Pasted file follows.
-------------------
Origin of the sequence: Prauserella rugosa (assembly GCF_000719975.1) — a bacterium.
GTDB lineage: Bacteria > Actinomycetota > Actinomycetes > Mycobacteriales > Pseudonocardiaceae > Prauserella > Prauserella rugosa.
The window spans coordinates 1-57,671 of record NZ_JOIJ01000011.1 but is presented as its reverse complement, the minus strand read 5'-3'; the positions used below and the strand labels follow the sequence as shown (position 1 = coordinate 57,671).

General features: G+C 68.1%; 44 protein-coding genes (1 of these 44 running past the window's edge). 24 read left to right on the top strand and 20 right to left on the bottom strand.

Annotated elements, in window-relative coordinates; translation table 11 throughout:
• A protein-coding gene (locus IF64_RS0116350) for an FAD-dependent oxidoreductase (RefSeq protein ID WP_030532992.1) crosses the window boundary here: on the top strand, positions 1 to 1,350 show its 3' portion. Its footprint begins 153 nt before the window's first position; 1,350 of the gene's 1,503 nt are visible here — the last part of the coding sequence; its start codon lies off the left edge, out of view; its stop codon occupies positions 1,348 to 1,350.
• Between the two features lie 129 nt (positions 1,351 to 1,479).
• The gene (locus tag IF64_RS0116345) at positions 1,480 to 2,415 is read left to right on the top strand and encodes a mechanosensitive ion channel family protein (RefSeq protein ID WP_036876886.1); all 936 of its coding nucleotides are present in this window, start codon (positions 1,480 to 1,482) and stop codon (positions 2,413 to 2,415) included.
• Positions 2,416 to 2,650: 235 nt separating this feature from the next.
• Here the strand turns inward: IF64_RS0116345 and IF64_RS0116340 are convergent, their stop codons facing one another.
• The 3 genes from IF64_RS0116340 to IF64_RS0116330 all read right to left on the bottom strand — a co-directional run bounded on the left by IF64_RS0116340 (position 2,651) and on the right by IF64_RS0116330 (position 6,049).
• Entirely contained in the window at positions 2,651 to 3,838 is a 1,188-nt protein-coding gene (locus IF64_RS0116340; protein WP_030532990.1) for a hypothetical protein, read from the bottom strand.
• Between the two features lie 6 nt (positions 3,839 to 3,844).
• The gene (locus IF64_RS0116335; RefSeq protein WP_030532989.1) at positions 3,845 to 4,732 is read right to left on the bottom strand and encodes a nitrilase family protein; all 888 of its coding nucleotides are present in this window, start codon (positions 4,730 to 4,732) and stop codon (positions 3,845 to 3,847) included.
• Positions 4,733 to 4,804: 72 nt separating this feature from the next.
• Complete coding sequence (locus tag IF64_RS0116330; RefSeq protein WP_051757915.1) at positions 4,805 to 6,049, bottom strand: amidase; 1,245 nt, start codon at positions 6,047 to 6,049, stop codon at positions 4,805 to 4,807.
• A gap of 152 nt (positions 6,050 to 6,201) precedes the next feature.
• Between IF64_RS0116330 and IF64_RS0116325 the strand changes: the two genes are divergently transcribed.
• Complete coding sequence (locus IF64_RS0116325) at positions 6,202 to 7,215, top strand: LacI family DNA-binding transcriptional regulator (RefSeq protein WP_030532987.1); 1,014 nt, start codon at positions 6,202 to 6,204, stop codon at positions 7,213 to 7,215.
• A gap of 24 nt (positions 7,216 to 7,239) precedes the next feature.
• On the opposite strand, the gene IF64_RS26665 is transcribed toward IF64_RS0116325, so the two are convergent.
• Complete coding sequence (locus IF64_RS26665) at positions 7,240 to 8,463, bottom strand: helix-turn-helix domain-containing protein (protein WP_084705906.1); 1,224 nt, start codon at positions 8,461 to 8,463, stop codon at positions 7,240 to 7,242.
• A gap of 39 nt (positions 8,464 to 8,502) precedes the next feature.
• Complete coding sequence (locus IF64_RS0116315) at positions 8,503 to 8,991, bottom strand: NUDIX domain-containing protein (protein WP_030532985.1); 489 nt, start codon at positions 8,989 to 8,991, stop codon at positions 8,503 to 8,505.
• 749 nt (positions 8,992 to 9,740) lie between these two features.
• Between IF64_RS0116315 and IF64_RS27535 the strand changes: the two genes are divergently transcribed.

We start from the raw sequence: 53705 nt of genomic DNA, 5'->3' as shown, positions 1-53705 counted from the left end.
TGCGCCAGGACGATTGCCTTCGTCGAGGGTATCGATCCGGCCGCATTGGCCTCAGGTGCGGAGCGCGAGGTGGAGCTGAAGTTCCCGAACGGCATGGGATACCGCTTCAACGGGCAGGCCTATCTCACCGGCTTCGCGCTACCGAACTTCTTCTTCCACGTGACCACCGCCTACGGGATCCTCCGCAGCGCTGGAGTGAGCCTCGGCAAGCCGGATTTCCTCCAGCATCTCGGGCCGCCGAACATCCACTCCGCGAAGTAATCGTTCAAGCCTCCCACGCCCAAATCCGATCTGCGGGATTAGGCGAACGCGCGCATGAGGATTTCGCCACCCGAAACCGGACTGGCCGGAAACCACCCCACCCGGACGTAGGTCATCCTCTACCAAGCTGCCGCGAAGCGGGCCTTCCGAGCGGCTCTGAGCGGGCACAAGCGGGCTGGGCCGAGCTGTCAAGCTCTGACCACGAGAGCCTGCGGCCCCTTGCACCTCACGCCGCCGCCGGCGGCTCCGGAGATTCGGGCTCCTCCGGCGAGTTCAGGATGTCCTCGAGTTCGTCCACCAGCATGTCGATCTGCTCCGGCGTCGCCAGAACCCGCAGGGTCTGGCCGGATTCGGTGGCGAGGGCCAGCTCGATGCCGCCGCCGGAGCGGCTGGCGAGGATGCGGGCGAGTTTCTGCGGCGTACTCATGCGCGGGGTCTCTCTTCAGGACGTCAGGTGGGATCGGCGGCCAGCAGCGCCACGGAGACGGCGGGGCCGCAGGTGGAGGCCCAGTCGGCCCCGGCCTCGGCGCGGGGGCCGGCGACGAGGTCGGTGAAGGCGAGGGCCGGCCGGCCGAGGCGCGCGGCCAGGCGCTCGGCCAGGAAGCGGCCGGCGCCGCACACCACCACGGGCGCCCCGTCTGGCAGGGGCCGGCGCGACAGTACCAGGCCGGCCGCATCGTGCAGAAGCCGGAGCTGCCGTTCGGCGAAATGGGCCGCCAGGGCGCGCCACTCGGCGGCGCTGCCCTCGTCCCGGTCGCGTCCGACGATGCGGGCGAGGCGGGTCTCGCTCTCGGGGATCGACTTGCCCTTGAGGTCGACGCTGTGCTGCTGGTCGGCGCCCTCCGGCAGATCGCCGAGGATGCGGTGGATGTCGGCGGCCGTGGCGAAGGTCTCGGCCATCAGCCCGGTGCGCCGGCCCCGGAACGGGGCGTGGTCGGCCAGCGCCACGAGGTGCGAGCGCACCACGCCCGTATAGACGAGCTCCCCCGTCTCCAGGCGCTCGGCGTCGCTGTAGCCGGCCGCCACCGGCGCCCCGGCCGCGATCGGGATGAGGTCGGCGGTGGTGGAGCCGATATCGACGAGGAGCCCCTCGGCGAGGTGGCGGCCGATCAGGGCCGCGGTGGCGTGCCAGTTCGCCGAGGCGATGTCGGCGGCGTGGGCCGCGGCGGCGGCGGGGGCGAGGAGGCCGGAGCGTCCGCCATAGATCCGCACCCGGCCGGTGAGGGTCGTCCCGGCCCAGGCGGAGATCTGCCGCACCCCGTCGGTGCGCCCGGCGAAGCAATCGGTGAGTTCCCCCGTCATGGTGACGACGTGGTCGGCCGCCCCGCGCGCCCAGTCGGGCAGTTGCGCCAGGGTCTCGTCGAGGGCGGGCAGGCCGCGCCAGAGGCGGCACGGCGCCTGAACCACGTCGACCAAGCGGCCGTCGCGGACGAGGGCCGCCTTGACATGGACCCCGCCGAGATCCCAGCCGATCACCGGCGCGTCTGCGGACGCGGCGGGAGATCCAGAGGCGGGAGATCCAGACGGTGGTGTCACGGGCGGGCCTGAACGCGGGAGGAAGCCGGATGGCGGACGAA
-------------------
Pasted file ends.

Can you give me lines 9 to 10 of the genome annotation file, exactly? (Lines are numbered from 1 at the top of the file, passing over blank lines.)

• Positions 2,416 to 2,650: 235 nt separating this feature from the next.
• Here the strand turns inward: IF64_RS0116345 and IF64_RS0116340 are convergent, their stop codons facing one another.